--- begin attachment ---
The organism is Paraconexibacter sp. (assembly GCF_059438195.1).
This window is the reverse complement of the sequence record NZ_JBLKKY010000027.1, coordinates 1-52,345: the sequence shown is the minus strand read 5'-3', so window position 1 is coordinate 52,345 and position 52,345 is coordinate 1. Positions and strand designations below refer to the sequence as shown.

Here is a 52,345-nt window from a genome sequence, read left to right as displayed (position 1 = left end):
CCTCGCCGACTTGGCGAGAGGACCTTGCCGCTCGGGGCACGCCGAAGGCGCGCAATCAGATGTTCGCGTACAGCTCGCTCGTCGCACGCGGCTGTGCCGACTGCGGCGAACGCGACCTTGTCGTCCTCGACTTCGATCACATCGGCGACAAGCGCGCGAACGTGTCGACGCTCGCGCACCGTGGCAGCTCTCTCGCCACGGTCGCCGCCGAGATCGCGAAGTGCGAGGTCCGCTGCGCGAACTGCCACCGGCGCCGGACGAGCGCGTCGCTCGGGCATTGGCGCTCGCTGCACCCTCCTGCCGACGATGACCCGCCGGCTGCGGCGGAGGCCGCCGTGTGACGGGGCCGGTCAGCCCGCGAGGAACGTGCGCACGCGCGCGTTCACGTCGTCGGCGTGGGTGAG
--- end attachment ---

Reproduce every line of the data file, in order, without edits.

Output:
The organism is Paraconexibacter sp. (assembly GCF_059438195.1).
This window is the reverse complement of the sequence record NZ_JBLKKY010000027.1, coordinates 1-52,345: the sequence shown is the minus strand read 5'-3', so window position 1 is coordinate 52,345 and position 52,345 is coordinate 1. Positions and strand designations below refer to the sequence as shown.

Here is a 52,345-nt window from a genome sequence, read left to right as displayed (position 1 = left end):
CCTCGCCGACTTGGCGAGAGGACCTTGCCGCTCGGGGCACGCCGAAGGCGCGCAATCAGATGTTCGCGTACAGCTCGCTCGTCGCACGCGGCTGTGCCGACTGCGGCGAACGCGACCTTGTCGTCCTCGACTTCGATCACATCGGCGACAAGCGCGCGAACGTGTCGACGCTCGCGCACCGTGGCAGCTCTCTCGCCACGGTCGCCGCCGAGATCGCGAAGTGCGAGGTCCGCTGCGCGAACTGCCACCGGCGCCGGACGAGCGCGTCGCTCGGGCATTGGCGCTCGCTGCACCCTCCTGCCGACGATGACCCGCCGGCTGCGGCGGAGGCCGCCGTGTGACGGGGCCGGTCAGCCCGCGAGGAACGTGCGCACGCGCGCGTTCACGTCGTCGGCGTGGGTGAG